Sponges are not always helpful!

We see well-meaning people adopt an attitude “if it needs done, then I will do it” even if their job or position in the company does not define them as the person to solve the problem. I call this absorption and it is part of the much ballyhooed “can-do attitude” upon which many companies thrive.  There is nothing wrong with a can do attitude. However, when the can do attitude camouflages an organization’s failures or failings then we are doing the organization and our talent within that organization a disservice.

Consider the person who regularly has to do part of somebody else’s job to perform their own. As an arbitrary example, let us say it is testing people who cannot work from requirements because the requirements never reflect anything remotely akin to the actual product performance.  Of course, it is true that it can be difficult to maintain the requirements through the development work. Change happens faster than the ability to respond to. However, it is also true that having test personnel running around asking assorted people (hopefully those that know) how the product is supposed to function is not an optimum use of the test personnel.  Having the test folks gather the “requirements” thusly means traceability to the end product is now word of mouth.  Additionally, our management will see that our test group consumes considerable hours to accomplish their work.  This leads to the false conclusion that verification area is an area rife for improvement. The test group will then come under scrutiny regarding those hours.  All the while, those at the executive level are blissfully unaware there is a problem.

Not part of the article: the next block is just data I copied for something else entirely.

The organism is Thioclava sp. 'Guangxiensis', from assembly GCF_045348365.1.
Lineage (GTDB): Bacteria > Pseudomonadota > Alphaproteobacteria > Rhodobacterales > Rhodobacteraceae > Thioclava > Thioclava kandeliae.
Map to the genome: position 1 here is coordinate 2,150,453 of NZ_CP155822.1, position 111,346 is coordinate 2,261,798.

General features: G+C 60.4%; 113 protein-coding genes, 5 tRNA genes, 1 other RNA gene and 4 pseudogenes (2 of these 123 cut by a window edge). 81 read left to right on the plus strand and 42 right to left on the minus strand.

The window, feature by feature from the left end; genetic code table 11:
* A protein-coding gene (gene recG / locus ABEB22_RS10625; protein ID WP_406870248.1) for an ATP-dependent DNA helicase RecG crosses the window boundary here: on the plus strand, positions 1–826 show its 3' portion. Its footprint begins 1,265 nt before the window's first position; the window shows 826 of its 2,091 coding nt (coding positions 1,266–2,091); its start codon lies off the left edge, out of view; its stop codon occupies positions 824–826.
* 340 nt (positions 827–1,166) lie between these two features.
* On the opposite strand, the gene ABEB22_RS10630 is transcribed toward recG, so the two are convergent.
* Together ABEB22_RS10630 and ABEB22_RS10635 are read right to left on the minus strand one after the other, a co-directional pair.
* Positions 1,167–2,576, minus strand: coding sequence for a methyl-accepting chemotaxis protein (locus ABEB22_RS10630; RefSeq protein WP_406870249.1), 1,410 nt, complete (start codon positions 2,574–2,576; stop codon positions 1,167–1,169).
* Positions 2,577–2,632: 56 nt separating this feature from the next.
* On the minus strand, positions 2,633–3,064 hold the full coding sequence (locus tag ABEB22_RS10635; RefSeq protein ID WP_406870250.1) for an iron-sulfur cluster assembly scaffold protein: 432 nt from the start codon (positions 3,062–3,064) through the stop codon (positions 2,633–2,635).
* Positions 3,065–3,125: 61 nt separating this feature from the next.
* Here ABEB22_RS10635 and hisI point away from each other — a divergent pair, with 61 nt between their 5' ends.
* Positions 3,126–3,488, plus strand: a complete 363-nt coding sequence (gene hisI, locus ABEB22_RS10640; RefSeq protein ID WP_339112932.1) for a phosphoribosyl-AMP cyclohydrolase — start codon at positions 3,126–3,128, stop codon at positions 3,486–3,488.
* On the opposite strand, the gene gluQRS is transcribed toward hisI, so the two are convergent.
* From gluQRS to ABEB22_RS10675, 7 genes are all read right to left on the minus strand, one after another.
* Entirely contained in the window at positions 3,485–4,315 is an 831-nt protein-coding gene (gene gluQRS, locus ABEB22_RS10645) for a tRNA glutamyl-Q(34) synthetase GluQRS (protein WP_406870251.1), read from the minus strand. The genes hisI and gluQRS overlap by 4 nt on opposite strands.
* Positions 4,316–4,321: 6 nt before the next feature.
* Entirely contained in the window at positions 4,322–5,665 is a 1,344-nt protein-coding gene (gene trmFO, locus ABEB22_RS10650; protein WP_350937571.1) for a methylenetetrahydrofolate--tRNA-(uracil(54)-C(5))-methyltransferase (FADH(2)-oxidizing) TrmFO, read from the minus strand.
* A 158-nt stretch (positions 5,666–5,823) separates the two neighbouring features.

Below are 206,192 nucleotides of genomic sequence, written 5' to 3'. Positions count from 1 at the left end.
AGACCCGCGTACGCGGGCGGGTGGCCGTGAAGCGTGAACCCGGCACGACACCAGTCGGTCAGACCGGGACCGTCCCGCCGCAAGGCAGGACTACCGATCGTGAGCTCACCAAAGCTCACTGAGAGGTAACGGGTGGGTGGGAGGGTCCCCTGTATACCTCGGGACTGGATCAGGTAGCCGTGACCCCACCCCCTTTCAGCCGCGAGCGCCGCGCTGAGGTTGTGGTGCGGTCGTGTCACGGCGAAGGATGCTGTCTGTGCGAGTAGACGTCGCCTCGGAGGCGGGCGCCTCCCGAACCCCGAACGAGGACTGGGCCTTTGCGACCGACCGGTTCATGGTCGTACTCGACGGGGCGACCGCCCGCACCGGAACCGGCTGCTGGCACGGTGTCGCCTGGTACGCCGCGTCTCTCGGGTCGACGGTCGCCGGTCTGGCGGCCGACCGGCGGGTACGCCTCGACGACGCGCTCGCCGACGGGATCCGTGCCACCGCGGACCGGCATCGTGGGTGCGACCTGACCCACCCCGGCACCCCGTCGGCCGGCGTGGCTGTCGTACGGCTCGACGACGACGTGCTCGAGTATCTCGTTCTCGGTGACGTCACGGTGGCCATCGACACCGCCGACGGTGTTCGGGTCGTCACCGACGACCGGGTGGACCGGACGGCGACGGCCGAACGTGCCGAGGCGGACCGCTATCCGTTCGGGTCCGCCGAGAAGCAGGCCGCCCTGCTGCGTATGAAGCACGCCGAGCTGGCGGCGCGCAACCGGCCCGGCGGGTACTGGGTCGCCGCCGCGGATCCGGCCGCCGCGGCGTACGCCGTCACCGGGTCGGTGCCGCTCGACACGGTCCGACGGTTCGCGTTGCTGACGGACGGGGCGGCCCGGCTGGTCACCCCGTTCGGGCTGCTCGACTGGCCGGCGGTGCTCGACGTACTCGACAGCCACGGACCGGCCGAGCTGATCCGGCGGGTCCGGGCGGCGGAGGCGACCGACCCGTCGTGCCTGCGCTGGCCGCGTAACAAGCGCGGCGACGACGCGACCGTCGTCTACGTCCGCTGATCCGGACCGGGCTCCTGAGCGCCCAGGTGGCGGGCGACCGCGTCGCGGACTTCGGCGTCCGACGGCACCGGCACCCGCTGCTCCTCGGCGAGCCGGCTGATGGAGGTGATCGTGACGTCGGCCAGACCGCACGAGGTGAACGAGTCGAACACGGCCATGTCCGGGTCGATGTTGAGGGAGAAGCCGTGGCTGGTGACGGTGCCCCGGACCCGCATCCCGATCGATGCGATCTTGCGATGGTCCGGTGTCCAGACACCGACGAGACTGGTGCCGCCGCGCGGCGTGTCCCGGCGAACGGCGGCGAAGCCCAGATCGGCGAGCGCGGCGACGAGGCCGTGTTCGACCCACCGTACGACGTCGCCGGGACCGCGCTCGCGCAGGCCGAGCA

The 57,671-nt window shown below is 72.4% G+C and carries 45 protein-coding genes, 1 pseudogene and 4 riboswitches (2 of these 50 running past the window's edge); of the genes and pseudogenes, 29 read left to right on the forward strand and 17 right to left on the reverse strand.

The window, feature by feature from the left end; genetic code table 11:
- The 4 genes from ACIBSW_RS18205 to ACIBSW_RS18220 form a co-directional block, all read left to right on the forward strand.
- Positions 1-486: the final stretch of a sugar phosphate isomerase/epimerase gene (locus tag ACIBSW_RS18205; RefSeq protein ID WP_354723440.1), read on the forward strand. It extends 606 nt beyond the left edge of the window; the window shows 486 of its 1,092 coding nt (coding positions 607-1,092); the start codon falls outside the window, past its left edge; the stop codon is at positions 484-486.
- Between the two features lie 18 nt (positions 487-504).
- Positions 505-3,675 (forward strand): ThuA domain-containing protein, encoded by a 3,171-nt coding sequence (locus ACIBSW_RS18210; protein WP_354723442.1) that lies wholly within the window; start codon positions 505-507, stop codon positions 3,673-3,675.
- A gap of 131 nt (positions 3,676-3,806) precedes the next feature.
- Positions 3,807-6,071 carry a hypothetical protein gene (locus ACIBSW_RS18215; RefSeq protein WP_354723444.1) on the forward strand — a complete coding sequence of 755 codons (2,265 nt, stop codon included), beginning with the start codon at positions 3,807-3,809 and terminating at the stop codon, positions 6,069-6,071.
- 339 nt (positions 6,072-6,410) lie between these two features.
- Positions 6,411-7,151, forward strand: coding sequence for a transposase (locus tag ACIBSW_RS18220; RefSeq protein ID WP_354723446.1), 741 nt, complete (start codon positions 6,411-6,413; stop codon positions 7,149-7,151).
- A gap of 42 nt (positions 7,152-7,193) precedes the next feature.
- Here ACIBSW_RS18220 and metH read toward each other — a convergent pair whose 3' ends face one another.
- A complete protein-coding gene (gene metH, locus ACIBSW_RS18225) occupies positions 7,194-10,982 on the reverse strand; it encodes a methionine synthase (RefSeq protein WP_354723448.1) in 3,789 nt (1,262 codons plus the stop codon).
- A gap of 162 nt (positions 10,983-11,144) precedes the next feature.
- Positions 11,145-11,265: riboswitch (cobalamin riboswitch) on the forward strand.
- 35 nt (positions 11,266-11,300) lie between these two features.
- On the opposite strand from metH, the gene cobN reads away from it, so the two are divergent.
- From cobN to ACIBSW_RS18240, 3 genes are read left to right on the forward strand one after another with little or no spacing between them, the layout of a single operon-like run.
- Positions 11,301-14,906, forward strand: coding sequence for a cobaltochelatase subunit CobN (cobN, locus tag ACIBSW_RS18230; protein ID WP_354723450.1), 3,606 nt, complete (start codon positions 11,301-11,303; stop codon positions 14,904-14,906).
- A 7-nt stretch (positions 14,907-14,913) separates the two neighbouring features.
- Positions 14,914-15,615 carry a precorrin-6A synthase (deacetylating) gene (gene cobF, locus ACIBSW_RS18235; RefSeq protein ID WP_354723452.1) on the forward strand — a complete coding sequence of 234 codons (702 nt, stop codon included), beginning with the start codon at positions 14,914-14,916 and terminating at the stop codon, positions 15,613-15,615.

Absorption, while moving the company ahead for the immediate term, sets the company up for failure.  A good book describing the problems with absorption (and solutions) can be found at: http://www.amazon.com/The-Leaders-Handbook-Making-Getting/dp/0070580286/ref=sr_1_4?ie=UTF8&qid=1367419622&sr=8-4&keywords=the+leadership+handbook

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